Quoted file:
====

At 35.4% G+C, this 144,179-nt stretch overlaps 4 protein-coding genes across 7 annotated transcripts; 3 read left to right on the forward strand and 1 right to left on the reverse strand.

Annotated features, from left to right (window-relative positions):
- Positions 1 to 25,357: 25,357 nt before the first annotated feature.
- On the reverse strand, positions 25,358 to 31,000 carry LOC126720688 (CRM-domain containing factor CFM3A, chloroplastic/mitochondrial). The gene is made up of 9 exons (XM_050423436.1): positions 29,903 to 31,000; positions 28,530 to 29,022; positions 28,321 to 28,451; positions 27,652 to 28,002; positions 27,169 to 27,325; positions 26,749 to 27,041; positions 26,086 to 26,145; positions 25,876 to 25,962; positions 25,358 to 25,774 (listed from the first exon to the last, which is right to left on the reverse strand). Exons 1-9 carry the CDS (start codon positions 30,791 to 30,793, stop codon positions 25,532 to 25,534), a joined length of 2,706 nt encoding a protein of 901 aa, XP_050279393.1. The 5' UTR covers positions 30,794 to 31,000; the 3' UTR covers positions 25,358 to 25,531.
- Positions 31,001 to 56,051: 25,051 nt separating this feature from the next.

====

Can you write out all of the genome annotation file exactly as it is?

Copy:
At 35.4% G+C, this 144,179-nt stretch overlaps 4 protein-coding genes across 7 annotated transcripts; 3 read left to right on the forward strand and 1 right to left on the reverse strand.

Annotated features, from left to right (window-relative positions):
- Positions 1 to 25,357: 25,357 nt before the first annotated feature.
- On the reverse strand, positions 25,358 to 31,000 carry LOC126720688 (CRM-domain containing factor CFM3A, chloroplastic/mitochondrial). The gene is made up of 9 exons (XM_050423436.1): positions 29,903 to 31,000; positions 28,530 to 29,022; positions 28,321 to 28,451; positions 27,652 to 28,002; positions 27,169 to 27,325; positions 26,749 to 27,041; positions 26,086 to 26,145; positions 25,876 to 25,962; positions 25,358 to 25,774 (listed from the first exon to the last, which is right to left on the reverse strand). Exons 1-9 carry the CDS (start codon positions 30,791 to 30,793, stop codon positions 25,532 to 25,534), a joined length of 2,706 nt encoding a protein of 901 aa, XP_050279393.1. The 5' UTR covers positions 30,794 to 31,000; the 3' UTR covers positions 25,358 to 25,531.
- Positions 31,001 to 56,051: 25,051 nt separating this feature from the next.